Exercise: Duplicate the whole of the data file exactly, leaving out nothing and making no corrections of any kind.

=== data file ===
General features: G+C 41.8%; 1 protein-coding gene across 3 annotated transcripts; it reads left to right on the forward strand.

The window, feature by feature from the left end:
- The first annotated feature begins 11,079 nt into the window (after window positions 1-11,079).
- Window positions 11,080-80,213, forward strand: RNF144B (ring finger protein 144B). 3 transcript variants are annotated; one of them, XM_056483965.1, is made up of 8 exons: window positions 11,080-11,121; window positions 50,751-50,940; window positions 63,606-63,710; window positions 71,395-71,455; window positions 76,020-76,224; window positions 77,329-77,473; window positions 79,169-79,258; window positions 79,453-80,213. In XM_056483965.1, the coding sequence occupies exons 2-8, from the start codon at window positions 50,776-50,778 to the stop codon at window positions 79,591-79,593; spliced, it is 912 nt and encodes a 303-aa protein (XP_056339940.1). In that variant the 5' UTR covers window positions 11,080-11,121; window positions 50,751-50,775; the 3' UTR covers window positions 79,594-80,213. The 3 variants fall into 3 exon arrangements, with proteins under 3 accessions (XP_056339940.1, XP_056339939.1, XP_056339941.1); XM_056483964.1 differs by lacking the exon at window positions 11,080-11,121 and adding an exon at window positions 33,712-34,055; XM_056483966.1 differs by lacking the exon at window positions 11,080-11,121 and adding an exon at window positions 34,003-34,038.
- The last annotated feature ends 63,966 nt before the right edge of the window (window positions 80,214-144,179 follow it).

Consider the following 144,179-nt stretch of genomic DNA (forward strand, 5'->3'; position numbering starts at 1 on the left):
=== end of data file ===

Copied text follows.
General features: G+C 41.8%; 1 protein-coding gene across 3 annotated transcripts; it reads left to right on the forward strand.

The window, feature by feature from the left end:
- The first annotated feature begins 11,079 nt into the window (after window positions 1-11,079).
- Window positions 11,080-80,213, forward strand: RNF144B (ring finger protein 144B). 3 transcript variants are annotated; one of them, XM_056483965.1, is made up of 8 exons: window positions 11,080-11,121; window positions 50,751-50,940; window positions 63,606-63,710; window positions 71,395-71,455; window positions 76,020-76,224; window positions 77,329-77,473; window positions 79,169-79,258; window positions 79,453-80,213. In XM_056483965.1, the coding sequence occupies exons 2-8, from the start codon at window positions 50,776-50,778 to the stop codon at window positions 79,591-79,593; spliced, it is 912 nt and encodes a 303-aa protein (XP_056339940.1). In that variant the 5' UTR covers window positions 11,080-11,121; window positions 50,751-50,775; the 3' UTR covers window positions 79,594-80,213. The 3 variants fall into 3 exon arrangements, with proteins under 3 accessions (XP_056339940.1, XP_056339939.1, XP_056339941.1); XM_056483964.1 differs by lacking the exon at window positions 11,080-11,121 and adding an exon at window positions 33,712-34,055; XM_056483966.1 differs by lacking the exon at window positions 11,080-11,121 and adding an exon at window positions 34,003-34,038.
- The last annotated feature ends 63,966 nt before the right edge of the window (window positions 80,214-144,179 follow it).

Consider the following 144,179-nt stretch of genomic DNA (forward strand, 5'->3'; position numbering starts at 1 on the left):